This passage has implications for marriage, of course. But it first of all has implications for all humanity. What we need above all is to belong to a family. And a family, right from the start, consists of male and female. More essential than having a husband or a wife is having a brother-sister relationship with another human being, because marriage is patterned after that relationship.

Sin Separates

When we get to the next chapter, Genesis 3, we learn quite quickly that sin evidences itself in the fracturing of the family. When God questions the man about his sin, he blames it all on his wife: “The woman whom you gave to be with me, it’s all her fault!” (Gen 3:12). Because of our sin, blame became the game in our relationship with each other as male and female.

Now, instead of seeing one another as partners, we often see each other as competitors. In a competition, we are trying to exert our power and our authority over another. That’s fine for a sporting contest; it is devastating when men and women relate to one another in this way, trying to prove who’s the boss and who gets to decide everything.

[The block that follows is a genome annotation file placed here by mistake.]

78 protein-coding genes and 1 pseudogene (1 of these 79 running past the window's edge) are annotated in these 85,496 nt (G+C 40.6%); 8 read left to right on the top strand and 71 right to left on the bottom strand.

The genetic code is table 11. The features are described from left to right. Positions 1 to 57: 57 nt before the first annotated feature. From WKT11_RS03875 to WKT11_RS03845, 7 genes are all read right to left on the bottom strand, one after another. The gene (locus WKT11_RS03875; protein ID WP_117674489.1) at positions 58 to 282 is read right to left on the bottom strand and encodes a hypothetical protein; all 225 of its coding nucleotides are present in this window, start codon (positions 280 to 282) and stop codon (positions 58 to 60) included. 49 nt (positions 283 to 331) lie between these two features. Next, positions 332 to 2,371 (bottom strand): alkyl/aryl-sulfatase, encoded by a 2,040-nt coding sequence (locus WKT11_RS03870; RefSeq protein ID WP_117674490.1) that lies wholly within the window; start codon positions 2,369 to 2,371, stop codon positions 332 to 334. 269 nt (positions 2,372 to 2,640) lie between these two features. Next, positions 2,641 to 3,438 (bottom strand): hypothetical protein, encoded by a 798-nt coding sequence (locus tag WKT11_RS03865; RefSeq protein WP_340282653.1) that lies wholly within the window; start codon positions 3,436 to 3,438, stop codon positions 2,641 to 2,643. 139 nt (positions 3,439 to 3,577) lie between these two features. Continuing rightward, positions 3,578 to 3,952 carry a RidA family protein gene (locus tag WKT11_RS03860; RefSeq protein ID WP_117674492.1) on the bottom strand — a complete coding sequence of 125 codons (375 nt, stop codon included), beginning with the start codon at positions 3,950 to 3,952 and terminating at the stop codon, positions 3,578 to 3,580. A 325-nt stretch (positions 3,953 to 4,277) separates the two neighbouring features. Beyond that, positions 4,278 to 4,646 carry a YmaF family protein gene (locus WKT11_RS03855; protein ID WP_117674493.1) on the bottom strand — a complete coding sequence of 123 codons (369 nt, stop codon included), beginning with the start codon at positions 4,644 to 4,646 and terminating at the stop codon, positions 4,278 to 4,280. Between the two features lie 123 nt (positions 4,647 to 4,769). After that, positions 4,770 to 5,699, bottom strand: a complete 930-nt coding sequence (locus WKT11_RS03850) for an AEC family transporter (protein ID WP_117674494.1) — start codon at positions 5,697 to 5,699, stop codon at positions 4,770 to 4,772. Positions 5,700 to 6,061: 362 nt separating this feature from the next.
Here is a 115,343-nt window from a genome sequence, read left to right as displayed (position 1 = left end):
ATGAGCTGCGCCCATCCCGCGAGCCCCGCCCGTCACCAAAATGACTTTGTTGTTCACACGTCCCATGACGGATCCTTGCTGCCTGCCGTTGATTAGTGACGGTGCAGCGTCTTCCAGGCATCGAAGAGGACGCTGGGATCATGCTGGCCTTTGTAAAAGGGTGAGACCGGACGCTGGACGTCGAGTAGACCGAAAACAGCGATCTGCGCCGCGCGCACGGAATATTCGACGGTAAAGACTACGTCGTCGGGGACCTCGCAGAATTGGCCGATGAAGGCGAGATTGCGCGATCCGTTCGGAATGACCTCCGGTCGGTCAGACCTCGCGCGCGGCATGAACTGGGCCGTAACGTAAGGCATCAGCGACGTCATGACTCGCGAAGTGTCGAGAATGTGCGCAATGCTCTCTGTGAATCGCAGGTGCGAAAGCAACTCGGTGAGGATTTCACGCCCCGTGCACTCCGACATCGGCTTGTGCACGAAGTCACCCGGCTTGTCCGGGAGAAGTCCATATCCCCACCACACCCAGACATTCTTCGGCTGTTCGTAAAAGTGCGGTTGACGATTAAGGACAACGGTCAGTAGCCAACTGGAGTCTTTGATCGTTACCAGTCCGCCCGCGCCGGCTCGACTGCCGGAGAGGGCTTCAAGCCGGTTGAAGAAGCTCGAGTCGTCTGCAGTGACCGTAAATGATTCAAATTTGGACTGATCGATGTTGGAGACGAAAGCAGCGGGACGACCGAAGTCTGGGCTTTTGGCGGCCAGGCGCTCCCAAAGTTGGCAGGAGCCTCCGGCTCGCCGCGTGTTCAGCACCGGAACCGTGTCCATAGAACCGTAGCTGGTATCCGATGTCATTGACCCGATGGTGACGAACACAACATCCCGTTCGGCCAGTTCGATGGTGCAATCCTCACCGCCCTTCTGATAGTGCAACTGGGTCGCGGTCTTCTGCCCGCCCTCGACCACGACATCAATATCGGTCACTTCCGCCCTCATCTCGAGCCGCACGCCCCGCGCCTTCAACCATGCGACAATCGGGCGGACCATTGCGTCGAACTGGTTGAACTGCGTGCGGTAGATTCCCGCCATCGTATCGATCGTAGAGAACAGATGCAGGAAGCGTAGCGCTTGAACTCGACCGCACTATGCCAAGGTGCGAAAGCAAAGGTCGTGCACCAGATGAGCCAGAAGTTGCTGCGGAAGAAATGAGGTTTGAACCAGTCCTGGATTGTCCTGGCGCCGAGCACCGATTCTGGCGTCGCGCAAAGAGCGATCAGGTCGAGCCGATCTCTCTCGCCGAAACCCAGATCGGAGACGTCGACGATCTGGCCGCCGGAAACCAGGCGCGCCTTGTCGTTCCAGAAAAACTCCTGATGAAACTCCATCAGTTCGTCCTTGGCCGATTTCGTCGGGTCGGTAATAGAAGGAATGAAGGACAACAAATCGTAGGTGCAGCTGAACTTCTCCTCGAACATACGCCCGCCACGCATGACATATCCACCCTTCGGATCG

Because of sin, instead of seeing one another as a help, we often see each other as a danger. But God made the woman for the man to be his “helper.” This certainly does not mean that the woman’s entire existence is for the man, that she exists to be a man’s assistant, helping him to help him reach his goals. Of the nineteen times the word appears in the Old Testament, sixteen of them are used to describe God. To be a help means you are strong enough to deliver, rescue, and save, and many commentators argue that the meaning of “helper” in Genesis 2:18, 20 is best translated “ally.” Elyse Fitzpatrick writes,

When God created the woman, he created her to be strong help to her brother. She is a warrior who stands with him and is like him. She's his valiant sister in the battler, who is in an alliance with him to rule and subdue the earth.[5]